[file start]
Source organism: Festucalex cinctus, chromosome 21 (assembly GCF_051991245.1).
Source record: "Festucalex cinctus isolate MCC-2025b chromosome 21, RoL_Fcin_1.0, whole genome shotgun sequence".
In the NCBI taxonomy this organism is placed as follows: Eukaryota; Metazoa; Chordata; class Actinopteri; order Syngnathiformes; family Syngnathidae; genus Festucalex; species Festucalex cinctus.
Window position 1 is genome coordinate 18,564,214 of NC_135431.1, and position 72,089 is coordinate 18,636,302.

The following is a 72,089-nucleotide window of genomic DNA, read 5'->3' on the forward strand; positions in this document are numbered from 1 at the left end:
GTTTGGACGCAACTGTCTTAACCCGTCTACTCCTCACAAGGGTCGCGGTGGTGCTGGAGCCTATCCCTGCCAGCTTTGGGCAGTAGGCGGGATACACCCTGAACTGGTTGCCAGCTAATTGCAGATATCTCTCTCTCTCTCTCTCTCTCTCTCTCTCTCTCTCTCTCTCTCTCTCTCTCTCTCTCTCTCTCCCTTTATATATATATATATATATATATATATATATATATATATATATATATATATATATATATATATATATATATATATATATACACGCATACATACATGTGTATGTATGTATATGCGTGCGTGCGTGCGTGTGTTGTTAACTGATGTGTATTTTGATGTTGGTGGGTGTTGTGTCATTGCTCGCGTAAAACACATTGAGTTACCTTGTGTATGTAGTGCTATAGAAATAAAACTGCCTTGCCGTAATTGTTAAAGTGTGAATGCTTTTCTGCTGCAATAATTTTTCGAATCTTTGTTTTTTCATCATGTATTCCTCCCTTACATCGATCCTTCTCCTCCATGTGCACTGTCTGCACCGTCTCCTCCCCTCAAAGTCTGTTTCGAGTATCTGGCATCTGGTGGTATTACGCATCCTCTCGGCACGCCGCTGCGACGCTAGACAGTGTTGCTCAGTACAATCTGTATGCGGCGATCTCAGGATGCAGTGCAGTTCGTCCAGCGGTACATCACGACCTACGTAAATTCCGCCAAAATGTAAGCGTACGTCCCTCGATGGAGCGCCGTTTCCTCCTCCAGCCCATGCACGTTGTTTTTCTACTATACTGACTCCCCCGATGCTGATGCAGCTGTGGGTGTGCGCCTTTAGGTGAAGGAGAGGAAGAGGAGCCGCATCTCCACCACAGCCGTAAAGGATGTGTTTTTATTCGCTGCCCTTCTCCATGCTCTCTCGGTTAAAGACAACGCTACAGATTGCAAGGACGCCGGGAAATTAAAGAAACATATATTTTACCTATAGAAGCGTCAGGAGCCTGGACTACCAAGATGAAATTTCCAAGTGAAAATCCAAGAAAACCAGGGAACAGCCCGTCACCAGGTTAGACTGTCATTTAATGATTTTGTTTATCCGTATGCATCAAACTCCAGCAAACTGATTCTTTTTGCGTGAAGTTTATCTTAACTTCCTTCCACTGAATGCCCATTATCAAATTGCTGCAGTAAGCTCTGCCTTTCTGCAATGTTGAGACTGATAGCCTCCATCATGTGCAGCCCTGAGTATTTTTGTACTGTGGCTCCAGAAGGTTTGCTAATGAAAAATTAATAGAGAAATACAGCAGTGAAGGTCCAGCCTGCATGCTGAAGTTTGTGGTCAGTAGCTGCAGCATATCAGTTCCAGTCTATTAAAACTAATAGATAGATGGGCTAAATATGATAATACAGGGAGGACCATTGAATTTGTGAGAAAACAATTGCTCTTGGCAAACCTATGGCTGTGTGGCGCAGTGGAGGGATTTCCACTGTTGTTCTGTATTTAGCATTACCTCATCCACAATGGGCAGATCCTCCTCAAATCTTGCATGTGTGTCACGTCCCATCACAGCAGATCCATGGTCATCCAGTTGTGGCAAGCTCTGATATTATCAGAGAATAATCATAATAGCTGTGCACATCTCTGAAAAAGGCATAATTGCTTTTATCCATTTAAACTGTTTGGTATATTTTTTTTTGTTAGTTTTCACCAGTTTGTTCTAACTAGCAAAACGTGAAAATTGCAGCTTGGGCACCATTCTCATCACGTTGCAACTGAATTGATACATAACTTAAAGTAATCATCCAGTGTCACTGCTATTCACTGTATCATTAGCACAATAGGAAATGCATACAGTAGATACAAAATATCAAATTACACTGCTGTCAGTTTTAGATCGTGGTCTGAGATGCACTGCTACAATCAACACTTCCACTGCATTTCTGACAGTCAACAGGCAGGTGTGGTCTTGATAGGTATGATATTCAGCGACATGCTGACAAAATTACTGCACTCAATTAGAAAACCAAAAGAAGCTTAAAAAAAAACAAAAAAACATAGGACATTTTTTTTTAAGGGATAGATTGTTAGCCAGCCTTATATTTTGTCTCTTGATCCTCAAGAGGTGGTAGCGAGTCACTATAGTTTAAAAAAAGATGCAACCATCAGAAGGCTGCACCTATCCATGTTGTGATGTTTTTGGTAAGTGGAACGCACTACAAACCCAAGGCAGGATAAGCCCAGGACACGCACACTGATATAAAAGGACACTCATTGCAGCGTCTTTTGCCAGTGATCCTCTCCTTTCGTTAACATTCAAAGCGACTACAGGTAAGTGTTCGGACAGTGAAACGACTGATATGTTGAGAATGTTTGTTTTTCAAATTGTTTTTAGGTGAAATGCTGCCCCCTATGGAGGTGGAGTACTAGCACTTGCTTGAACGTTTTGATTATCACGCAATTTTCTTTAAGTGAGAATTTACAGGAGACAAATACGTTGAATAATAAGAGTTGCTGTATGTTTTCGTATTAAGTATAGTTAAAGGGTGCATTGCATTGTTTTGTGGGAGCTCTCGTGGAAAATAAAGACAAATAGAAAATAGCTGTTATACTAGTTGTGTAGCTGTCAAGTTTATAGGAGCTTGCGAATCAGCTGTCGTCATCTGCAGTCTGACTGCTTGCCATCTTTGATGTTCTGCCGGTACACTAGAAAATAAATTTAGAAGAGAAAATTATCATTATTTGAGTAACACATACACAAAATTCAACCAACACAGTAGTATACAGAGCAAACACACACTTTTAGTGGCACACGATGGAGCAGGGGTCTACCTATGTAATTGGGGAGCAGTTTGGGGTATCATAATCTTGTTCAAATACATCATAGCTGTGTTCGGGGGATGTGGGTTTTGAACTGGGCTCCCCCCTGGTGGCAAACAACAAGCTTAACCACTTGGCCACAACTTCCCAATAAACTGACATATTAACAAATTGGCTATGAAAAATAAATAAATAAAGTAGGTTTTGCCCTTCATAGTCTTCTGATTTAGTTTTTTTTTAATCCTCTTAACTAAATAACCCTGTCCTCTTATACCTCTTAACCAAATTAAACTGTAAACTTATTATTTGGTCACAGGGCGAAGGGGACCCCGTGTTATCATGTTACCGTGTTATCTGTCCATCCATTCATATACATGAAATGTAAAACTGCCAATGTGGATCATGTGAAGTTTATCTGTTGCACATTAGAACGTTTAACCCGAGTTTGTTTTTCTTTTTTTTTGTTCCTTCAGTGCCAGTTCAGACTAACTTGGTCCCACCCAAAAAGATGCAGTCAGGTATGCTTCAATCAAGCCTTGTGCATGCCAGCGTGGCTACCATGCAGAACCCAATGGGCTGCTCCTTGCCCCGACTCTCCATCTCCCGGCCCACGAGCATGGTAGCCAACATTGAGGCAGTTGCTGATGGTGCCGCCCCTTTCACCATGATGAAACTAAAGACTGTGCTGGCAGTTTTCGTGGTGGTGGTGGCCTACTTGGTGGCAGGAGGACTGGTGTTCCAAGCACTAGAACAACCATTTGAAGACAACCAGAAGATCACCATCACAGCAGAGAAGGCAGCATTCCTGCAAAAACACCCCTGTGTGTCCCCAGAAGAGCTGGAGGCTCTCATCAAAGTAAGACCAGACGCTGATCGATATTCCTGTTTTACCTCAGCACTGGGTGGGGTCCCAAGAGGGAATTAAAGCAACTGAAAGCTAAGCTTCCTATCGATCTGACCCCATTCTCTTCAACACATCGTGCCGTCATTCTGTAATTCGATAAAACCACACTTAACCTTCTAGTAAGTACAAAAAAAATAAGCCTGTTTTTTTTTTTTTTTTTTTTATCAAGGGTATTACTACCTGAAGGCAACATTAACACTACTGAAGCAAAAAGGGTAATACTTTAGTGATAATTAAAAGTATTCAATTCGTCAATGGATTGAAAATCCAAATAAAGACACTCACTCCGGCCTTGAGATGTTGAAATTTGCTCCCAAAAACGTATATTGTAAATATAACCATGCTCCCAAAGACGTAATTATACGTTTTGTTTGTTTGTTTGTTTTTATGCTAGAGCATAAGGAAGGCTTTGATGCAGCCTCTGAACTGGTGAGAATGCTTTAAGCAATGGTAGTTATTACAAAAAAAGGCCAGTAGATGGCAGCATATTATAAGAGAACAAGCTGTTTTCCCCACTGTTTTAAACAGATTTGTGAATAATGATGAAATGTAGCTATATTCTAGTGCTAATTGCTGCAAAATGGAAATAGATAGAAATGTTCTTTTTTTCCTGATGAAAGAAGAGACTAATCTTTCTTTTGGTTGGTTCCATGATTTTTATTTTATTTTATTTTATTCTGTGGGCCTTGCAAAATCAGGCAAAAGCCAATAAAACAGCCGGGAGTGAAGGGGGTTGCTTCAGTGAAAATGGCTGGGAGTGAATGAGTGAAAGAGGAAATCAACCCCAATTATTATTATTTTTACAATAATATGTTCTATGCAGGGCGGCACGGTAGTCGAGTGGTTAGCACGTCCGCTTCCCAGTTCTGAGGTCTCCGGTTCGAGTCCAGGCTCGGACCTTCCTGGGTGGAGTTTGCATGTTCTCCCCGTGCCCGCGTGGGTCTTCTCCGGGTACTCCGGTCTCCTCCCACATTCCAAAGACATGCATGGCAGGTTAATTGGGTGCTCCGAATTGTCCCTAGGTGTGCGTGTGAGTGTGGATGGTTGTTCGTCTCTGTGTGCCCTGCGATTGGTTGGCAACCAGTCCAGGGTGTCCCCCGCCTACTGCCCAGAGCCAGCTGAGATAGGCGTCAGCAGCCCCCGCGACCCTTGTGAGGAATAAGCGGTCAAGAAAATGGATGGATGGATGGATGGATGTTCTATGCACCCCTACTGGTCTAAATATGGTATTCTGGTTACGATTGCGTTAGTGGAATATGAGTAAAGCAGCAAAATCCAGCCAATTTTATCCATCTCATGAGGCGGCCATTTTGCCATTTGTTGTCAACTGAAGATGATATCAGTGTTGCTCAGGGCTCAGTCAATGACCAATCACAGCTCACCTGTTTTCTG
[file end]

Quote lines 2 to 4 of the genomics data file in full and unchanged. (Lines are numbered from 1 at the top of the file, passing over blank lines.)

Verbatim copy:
Source record: "Festucalex cinctus isolate MCC-2025b chromosome 21, RoL_Fcin_1.0, whole genome shotgun sequence".
In the NCBI taxonomy this organism is placed as follows: Eukaryota; Metazoa; Chordata; class Actinopteri; order Syngnathiformes; family Syngnathidae; genus Festucalex; species Festucalex cinctus.
Window position 1 is genome coordinate 18,564,214 of NC_135431.1, and position 72,089 is coordinate 18,636,302.